King v. Calderwood et al

Filing 113

ORDER. IT IS ORDERED that 87 Motion to Compel is GRANTED. Response to discovery requests due by 12/8/15. 98 Motion to Extend Prison Copywork Limit is GRANTED. Signed by Magistrate Judge Peggy A. Leen on 11/24/15. (Copies have been distributed pursuant to the NEF - TR)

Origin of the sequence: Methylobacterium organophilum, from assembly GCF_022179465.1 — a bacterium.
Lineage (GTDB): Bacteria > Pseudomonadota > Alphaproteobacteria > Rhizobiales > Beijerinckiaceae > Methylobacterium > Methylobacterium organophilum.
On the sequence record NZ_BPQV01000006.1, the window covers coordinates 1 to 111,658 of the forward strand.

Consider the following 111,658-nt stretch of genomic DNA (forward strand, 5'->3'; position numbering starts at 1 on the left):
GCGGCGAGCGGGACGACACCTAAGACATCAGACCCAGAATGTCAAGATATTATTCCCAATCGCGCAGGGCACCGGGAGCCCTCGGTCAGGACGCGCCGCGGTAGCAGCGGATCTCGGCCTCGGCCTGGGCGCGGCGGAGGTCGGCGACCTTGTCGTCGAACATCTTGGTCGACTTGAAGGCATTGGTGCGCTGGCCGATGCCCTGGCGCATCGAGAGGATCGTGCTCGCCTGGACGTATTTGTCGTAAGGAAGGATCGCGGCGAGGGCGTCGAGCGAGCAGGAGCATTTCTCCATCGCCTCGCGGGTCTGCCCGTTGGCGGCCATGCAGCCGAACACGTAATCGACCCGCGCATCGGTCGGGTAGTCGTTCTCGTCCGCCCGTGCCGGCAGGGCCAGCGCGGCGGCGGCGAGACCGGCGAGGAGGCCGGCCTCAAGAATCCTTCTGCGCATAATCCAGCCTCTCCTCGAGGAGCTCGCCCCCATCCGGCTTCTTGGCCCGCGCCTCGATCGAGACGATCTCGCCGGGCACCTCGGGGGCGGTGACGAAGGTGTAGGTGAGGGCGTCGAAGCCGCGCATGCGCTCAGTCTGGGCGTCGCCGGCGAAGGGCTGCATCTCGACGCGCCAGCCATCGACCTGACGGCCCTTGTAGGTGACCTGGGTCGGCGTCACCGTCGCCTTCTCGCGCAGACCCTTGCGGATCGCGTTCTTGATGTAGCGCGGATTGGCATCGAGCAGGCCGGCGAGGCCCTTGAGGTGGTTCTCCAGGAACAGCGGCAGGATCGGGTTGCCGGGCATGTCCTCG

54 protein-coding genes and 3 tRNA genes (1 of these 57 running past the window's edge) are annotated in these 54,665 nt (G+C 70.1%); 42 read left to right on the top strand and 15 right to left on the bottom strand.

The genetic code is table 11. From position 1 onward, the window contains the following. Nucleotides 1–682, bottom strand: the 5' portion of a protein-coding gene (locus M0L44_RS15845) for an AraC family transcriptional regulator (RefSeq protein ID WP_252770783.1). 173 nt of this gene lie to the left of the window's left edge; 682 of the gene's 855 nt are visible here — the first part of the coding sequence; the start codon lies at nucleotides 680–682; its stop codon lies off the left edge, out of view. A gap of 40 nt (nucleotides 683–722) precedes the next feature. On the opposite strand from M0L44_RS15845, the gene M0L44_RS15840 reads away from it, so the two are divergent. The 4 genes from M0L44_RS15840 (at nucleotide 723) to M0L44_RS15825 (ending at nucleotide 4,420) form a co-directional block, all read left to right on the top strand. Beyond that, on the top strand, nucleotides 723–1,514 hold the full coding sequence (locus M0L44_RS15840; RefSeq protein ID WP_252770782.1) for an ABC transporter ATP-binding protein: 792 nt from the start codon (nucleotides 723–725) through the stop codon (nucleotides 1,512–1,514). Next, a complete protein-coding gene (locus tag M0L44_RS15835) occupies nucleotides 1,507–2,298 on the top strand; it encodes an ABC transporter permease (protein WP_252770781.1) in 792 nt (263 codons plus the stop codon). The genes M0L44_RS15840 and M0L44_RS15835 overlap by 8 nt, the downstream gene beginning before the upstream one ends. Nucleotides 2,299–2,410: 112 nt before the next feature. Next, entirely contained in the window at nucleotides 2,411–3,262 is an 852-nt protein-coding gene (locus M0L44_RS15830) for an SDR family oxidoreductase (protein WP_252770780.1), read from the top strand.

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1 2 3 4 UNITED STATES DISTRICT COURT 5 DISTRICT OF NEVADA 6 *** 7 MATTHEW J. KING, 8 Plaintiff, ORDER v. 9 10 Case No. 2:13-cv-02080-GMN-PAL (Mot. Compel Discovery – Dkt. #87) (Mot. Extend Copywork Limit – Dkt. #98) AMY CALDERWOOD, et al., Defendants. 11 12 This matter is before the court on Plaintiff Matthew J. King’s; Motion to Compel 13 Discovery (Dkt. #87); and Second Motion to Extend Prison Copywork Limit (Dkt. #98). This 14 proceeding is referred to the undersigned pursuant to 28 U.S.C. § 636(b)(1)(B) and LR 1-3 and 15 1-9 of the Local Rules of Practice. 16 I. BACKGROUND 17 Mr. King is a prisoner in the custody of the Nevada Department of Corrections 18 (“NDOC”), and he proceeding in this civil rights action pro se and in forma pauperis. This case 19 arises from Mr. King’s allegations, pursuant to 28 U.S.C. § 1983, that Defendants violated his 20 Eighth Amendment rights by denying him access to substance abuse treatment for over two 21 years, which caused his Hepatitis-C to go untreated and has allowed the progressive effects of 22 the disease to manifest. See Complaint (Dkt. #7). 23 On September 24, 2013, Mr. King filed his complaint in the Eighth Judicial District 24 Court of Nevada. Defendants subsequently removed the case to this Court. See Petition for 25 Removal (Dkt. #1). Upon screening Mr. King’s Complaint, the Court determined that it stated 26 viable claims for deliberate indifference to serious medical need in violation of the Eighth 27 Amendment. See Screening Order (Dkt. #6). 28 /// 1 1 Defendants James G. Cox, Roland Daniels, Duane Graham, Cary Leavitt, Jennifer Nash, 2 Chad Smith, and James Larry Wuest filed a Motion for Summary Judgment (Dkt. #29), 3 December 14, 2014. On April 28, 2015, Chief District Judge Gloria M. Navarro entered an 4 Order (Dkt. #58) granting in part and denying in part Defendants’ motion. As a result, only Mr. 5 King’s claims against Defendants James G. Cox and Quentin Byrne remain. See Answer to 6 Compl. (Dkt. #65). Both Cox and Byrne are administrators with the NDOC. 7 On February 5, 2015, the Court entered a Scheduling Order (Dkt. #42). Plaintiff later 8 filed a Motion for Enlargement of Time (Dkt. #48) to conduct discovery, which Defendants did 9 not oppose. See Defs.’ Response (Dkt. #51). The Court granted Mr. King’s motion and 10 extended the deadlines in the Scheduling Order by 45 days. See Order (Dkt. #77) (concluding 11 that “(a) Discovery in this action shall be completed on or before July 6, 2015; (b) Motions for 12 summary judgment shall be filed and served no later than August 5, 2015; and (c) the Parties 13 shall file a Joint Pretrial Order on or before September 4, 2015”). On August 4, 2015, the parties 14 filed a stipulation to extend the deadline to file dispositive motions by 30 days, see Stipulation 15 (Dkt. #88), which the Court granted, see Order (Dkt. #89). The parties did not file any other 16 requests for extensions of time to conduct discovery, therefore, discovery closed on July 6, 2015. 17 On September 4, 2015, Defendants Cox and Byrne filed a second Motion for Summary 18 Judgment (Dkt. #94). Defendants Cox and Byrne also filed a Motion to Extend Time (Dkt. #95) 19 to supplement the summary judgment motion with affidavits from Romeo Aranas, M.D., 20 NDOC’s Medical Director, and Nowell Granados, certified nurse and the head of the Chronic 21 Disease Clinic at Southern Desert Correctional Center. On September 8, 2015, Defendants filed 22 their Supplement (Dkt. #96). Mr. King requested additional time to respond to this motion, see 23 (Dkt. #102), and the Court extended his response deadline until November 27, 2015. 24 II. LEGAL ANALYSIS OF MR. KING’S MOTIONS 25 A. Motion to Compel Discovery (Dkt. #87) 26 This Motion, filed August 3, 2015, asks the Court to compel Defendants to respond to the 27 written discovery requests he mailed to Defendants in April and June 2015. See Motion (Dkt. 28 #87). Pursuant to Rule 37 of the Federal Rules of Civil Procedure, a motion to compel discovery 2 1 materials may only be filed when a timely discovery request has been served, the opposing party 2 has not responded or has inadequately responded, and the moving party has attempted in good 3 faith to resolve any dispute about the adequacy of the discovery responses without the Court’s 4 intervention. See Fed. R. Civ. P. 37(a); LR 26-7. 5 Mr. King submitted his initial discovery requests to Defendants on or about April 29th; 6 however, Defendants did not respond. Motion (Dkt. #87) at 2–3. Thus, Mr. King resent his 7 discovery requests to Defendants on or about June 5th, and included a supplemental request. Id., 8 Exhibit A (Mr. King’s letter to Defendants’ counsel, initial discovery requests, and first 9 supplemental request for interrogatories and production of documents).1 Discovery in this matter 10 closed on July 6th without Mr. King receiving a response to any of his written discovery 11 requests. 12 Defendants’ Opposition (Dkt. #92), filed August 20th, asserts that the Court should deny 13 the motion because Mr. King failed to meet and confer with counsel prior to filing the motion. 14 Id. at 2. In addition, the Opposition states that Defendants’ prior counsel responded to Mr. 15 King’s initial discovery requests. However, the Opposition does not provide a certificate of 16 service or a copy of the discovery responses. Id. Defendants purportedly responded to his 17 supplemental requests on July 7th. 18 engaging in regular telephonic conferences with Plaintiff and will respond to any concerns he has 19 regarding the provided discovery responses.” Id. Id. Defendants further assert that counsel “has been 20 21 22 23 24 25 26 27 28 1 The Court notes that Defendants received Mr. King’s initial discovery requests when he filed the same on the docket. On May 2nd, Mr. King erroneously filed a Motion for Discovery (Dkt. #60) on the court docket along with “motions” for Interrogatories (Dkt. #61) and Requests for Admission (Dkt. #62). According to the standard practice for the CM/ECF electronic filing system, Defendants’ counsel would have received an immediate notice of electronic filing for Mr. King’s discovery motions. However, Mr. King’s June 5th Letter to Defendants’ counsel shows that counsel denied receiving the initial discovery requests, forcing him to resend the requests and wasting valuable time. Mr. King’s initial discovery requests attached to the June 5th Letter are the same requests contained in his discovery motion. Compare Motion for Discovery (Dkt. #60) with Motion to Compel (Dkt. #87) at 8–10. Counsel was undeniably in receipt of these discovery requests because Defendants filed three Motions to Strike (Dkt. #69–#71) Mr. King’s discovery motions pursuant to LR 26-8. The Court granted Defendants’ motions and directed the discovery filings be stricken. See Order (Dkt. #77) at 2–3. The Court’s order did not relieve Defendants of their obligation under the Federal Rules of Civil Procedure to serve responses to Mr. King, and their denial of receiving the requests rings hollow. 3 1 In his Reply (Dkt. #106), filed October 15th, Mr. King reiterates that he properly and 2 timely requested discovery on two separate occasions but received no responses despite 3 numerous communications with Defendants’ counsel.2 Mr. King states that he participated in a 4 telephonic conference with Deputy Attorney General Caroline Bateman on August 4th. Id. at 3. 5 During the teleconference, Mr. King informed Ms. Bateman that he filed the instant motion to 6 compel. According to Mr. King, Ms. Bateman acknowledged, “ ‘you are entitled to discovery’.” 7 Id. Given her statement, Mr. King believed that “the requested discovery would be provided.” 8 Id. The conversation then turned to Mr. King’s potential transfer to the Northern Nevada 9 Correctional Center for treatment. Id. During this teleconference, Mr. King gave counsel 10 permission to use his electronic signature on the parties’ Stipulation for Extension of Time to 11 File Dispositive Motions (Dkt. #88), which stated that he “may be admitted to the treatment 12 program that he seeks through his Complaint, thus obviating the need for dispositive motions.” 13 Id. at 3. See also King’s Motion to Extend Time to Respond (Dkt. #102). 14 Thereafter, the parties corresponded several more times. On August 13th, Mr. King 15 received a letter from counsel “reiterating the possibility for ‘transfer and Hepatitis-C 16 treatment’,” but no discovery was provided. Id. On August 17th, the parties held another 17 teleconference and continued their discussions regarding a possible transfer, treatment, and 18 settlement. Id. Counsel echoed these possibilities in an August 26th letter to Mr. King. Based 19 on these developments, Mr. King thought “future discovery would not be necessary.” Id. This 20 belief is presumably why Mr. King did not file a reply brief by the August 30th deadline. See 21 footnote 2. 22 September 4th. As a result, Mr. King sent Ms. Bateman a letter requesting to meet and confer 23 regarding the outstanding discovery. Reply (Dkt. #106) at 4. According to King, the letter was 24 not answered. Id. Defendants filed their second Motion for Summary Judgment (Dkt. #94) on 25 26 27 28 2 Mr. King’s reply brief was not timely filed. The docket indicates that any reply Mr. King wished to file would have been due August 30th. See (Dkt. #92). However, the reply deadline expired before Defendants filed their Motion for Summary Judgment (Dkt. #94) on September 4th, and that filing changed the procedural posture of this case. Defendants have not objected to the untimely brief. For these reasons, the Court will consider Mr. King’s Reply. 4 The Reply further explains that the discovery Mr. King has requested directly relates to 1 2 Defendants’ assertions in the summary judgment motion. Id. For example, the summary 3 judgment motion addresses Mr. King’s theory of supervisory liability. (Dkt. #94) at 10. Mr. 4 King asserts that his Discovery Requests 2, 3, 10, 11, 15, 16, 17, 20, 21, 24, 25, 26, 27, and 30 5 directly relate to the theory of supervisory liability. Reply (Dkt. #106) at 6; see also Motion 6 (Dkt. #87) at 14–19. Request 16(h) requests, “the NDOC policy, mandate or directive that 7 outlines qualifying and disqualifying factors to participate in Hep-C treatment,” id., while the 8 summary judgment motion (Dkt. #94) states, “[t]here is no NDOC regulation or policy regarding 9 what treatment should be provided to inmates afflicted with Hepatitis-C.” Id. at 11 (citing 10 Exhibit F, Decl. of Romeo Aranas, M.D. (Dkt. #96-1)). Mr. King has since requested additional 11 time to respond to Defendants’ summary judgment motion so that he may obtain outstanding 12 discovery prior to filing a response. See Motion to Extend Time (Dkt. #102).3 13 As an initial matter, the Court finds that Mr. King sufficiently conferred with Defendants’ 14 counsel prior to filing his motion to compel. Parties with discovery disputes are generally 15 required to conduct personal, two-way communication to attempt to resolve their disputes 16 without court intervention. See Fed. R. Civ. P. 37(a)(1); LR 26-7(b); Cardoza v. Bloomin’ 17 Brands, Inc., -- F.3d ---, 2015 WL 6123192 at *6 (D. Nev. Oct. 16, 2015) (citing ShuffleMaster, 18 Inc. v. Progressive Games, Inc., 170 F.R.D. 166, 171 (D. Nev. 1996)). However, the court may 19 look beyond a written certification “to determine whether a sufficient meet-and-confer actually 20 took place.” Cardoza, 21 communicating by telephone and letter with the assigned attorney who promised to provide 22 responses to his requests. Although the format of the meet-and-confer process changes, the 23 substantive requirement remains the same—the parties must engage in a good faith effort to meet 24 and confer to resolve the dispute before seeking court intervention. -- F.3d ---, 2015 WL 6123192 at *6. Mr. King did the best he could by 25 Here, the moving papers and the record show that Mr. King has done the best he can to 26 meet and confer with Defendants’ counsel given the limitations of his incarceration. As noted 27 28 3 The Court extended his response deadline until November 27th. See Min. Order (Dkt. #104). 5 1 above, the initial discovery requests were filed on the court docket on May 2, 2015, and counsel 2 received electronic notification and access to the filing. See footnote 1. Thereafter, the parties 3 exchanged written correspondence. Mr. King’s June 2015 letter to Ms. Bateman indicates that 4 his initial requests went unanswered. The duplicate request and the supplemental request also 5 appear to have gone unanswered, which prompted the motion. Mr. King and Ms. Bateman then 6 spoke telephonically in August 2015 and Mr. King was assured that his requests would be 7 answered, but apparently they were still unanswered as of October 15th when he submitted his 8 Reply. If, as new counsel for Defendants now claim, responses were served it would be a simple 9 matter to attach the responses, or at a minimum, the certificate of service showing the responses 10 were served. This was not done. 11 The obligation to resolve discovery disputes without court intervention applies to both 12 parties, not just the moving party. Each party is required to make every effort to reach a 13 satisfactory resolution. Nevada Power Co. v. Monsanto Co., 151 F.R.D. 118, 120 (D. Nev. 14 1993). Here, Mr. King is not claiming that Defendants’ responses were insufficient or evasive; 15 rather, Mr. King states that Defendants failed to respond at all. If Defendants had responded to 16 the discovery requests as they claim, Defendants’ counsel could have easily resolved the motion 17 in the last two months by resending Mr. King the discovery responses. As a result, the Court 18 will grant the motion to compel. 19 More concerning is the implication drawn from Mr. King’s motion that Defendants have 20 utilized information, documents, and testimony in the summary judgment motion that have not 21 been properly disclosed to Mr. King as required by Rule 26(a)(1). A party who fails to make the 22 required initial disclosures “is not allowed to use that information or witness to supply evidence 23 on a motion, at a hearing, or at trial,” except where the failure to comply was “substantially 24 justified” or “harmless.” Fed. R. Civ. P. 37(c)(1); Hoffman v. Constr. Protective Serv., Inc., 541 25 F.3d 1175, 1179 (9th Cir. 2008). The exclusion sanction in Rule 37 is automatic and self- 26 executing. 27 documents Defendants attached as exhibits to their summary judgment motion were disclosed in 28 their initial disclosures or in discovery responses. Here, the parties’ moving and responsive papers do not indicate whether the 6 1 On balance, it appears that Defendants have not complied with their discovery 2 obligations. The Court therefore grants the Motion to Compel (Dkt. #87). Defendants shall 3 respond to Mr. King’s discovery requests attached to the motion within two weeks, or by 4 December 8, 2015. 5 B. Second Motion to Extend Prison Copywork Limit (Dkt. #98) 6 In this motion, Mr. King seeks an order extending his copy limit an additional $25.00. 7 The Court has considered the Motion (Dkt. #98), Defendants’ Opposition (Dkt. #101), Mr. 8 King’s Supplement (Dkt. #105) and Reply (Dkt. #108). 9 Generally, an inmate has no constitutional right to free photocopying or to obtain court 10 documents without payment. Johnson v. Moore, 948 F.2d 517, 521 (9th Cir. 1991). The Local 11 Rules of Practice for this district state that permission to proceed “in forma pauperis does not 12 waive the applicant’s responsibility to pay expenses of litigation which are not covered by 28 13 U.S.C. § 1915.” 14 constitutional right of access to the courts does not impose an “obligation on the States to finance 15 and support prisoner litigation”). Pursuant to NDOC administrative regulation 722.01(7)(D), 16 inmates “can only accrue a maximum of $100 debt for copy work expenses for all cases, not per 17 case.” The Ninth Circuit has determined that giving an inmate access to copies required to file, 18 serve opponents, and maintain a copy of the inmate’s records, is reasonable. Gluth v. Kangas, 19 951 F.2d 1504, 1510 (9th Cir. 1991). In this district, courts have ordered modest increases an 20 inmate’s photocopying limit when it is necessary for an inmate to provide copies to the court and 21 other parties. See, e.g., Order (Dkt. #75) (granting motion for reconsideration of request to 22 extend copy limit). Such orders do not provide inmates with free copies. Rather, the inmate 23 remains responsible for repaying all the copywork fees he incurs. 24 LSR 1-8; see also Lewis v. Casey, 518 U.S. 343, 384–85 (1996) (the Here, Mr. King has shown good cause to increase his copy work limit by a small amount 25 to continue litigating his case. Mr. King’s briefing states specific reasons that he needs 26 additional copy work, which include filing a response to Defendants’ lengthy summary judgment 27 motion among other filings. 28 reasonable based on the circumstances presented and the procedural posture of this case, in Reply (Dkt. #108). 7 The Court finds Mr. King’s request is 1 particular, because Mr. King will soon be filing his opposition to Defendants’ summary 2 judgment motion. The Court will extend Mr. King’s copy work limit by twenty-five dollars 3 ($25.00) to meet his current needs. The Court therefore grants the motion. 4 Accordingly, 5 IT IS ORDERED: 6 1. Plaintiff’s Motion to Compel Discovery (Dkt. #87) is GRANTED. Defendants 7 shall respond to Mr. King’s discovery requests attached to the motion within two 8 weeks, or by December 8, 2015. 9 2. Plaintiff’s Second Motion to Extend Prison Copywork Limit (Dkt. #98) is 10 GRANTED. Plaintiff’s copy work limit shall be increased and additional $25.00. 11 Dated this 24th day of November, 2015. 12 13 PEGGY A. LEEN UNITED STATES MAGISTRATE JUDGE 14 15 16 17 18 19 20 21 22 23 24 25 26 27 28 8